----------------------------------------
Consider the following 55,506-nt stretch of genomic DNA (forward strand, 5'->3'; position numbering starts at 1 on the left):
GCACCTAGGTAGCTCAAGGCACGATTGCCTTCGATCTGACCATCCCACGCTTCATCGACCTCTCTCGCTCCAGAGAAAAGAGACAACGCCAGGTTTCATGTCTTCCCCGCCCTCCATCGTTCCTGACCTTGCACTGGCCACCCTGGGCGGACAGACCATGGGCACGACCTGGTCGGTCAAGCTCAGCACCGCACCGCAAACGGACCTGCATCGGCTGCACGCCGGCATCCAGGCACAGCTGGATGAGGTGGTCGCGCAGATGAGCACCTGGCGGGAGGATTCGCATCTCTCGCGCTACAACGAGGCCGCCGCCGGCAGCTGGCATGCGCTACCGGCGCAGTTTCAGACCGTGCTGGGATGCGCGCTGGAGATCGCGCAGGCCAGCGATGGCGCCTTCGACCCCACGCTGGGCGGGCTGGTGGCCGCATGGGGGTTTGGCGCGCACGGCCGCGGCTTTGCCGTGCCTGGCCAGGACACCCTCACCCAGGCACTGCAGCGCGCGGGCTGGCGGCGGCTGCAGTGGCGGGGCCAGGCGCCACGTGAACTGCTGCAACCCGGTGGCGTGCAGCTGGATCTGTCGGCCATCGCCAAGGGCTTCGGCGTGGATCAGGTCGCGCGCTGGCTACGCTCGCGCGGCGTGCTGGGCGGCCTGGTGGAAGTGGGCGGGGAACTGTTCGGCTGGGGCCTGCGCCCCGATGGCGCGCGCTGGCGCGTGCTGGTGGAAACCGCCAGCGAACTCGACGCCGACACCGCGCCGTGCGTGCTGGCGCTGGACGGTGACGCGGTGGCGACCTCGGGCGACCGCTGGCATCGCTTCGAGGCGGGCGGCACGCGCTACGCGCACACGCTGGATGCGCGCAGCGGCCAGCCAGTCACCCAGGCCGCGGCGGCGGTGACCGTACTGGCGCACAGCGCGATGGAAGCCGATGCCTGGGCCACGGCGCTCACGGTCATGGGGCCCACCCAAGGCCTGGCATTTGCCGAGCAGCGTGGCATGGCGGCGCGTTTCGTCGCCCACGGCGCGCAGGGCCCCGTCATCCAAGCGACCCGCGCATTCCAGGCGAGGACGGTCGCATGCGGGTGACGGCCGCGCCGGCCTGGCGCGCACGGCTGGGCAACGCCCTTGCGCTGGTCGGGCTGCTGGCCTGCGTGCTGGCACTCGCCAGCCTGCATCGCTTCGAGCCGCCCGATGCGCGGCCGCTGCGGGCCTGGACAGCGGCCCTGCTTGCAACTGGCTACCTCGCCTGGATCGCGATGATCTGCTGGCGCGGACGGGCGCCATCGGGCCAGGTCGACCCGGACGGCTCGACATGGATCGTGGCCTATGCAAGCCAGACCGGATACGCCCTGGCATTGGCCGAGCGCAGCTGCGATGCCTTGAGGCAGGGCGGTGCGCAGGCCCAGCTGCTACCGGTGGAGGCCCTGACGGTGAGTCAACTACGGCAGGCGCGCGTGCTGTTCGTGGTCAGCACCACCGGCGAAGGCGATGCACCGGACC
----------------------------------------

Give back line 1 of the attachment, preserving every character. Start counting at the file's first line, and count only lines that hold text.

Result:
Consider the following 55,506-nt stretch of genomic DNA (forward strand, 5'->3'; position numbering starts at 1 on the left):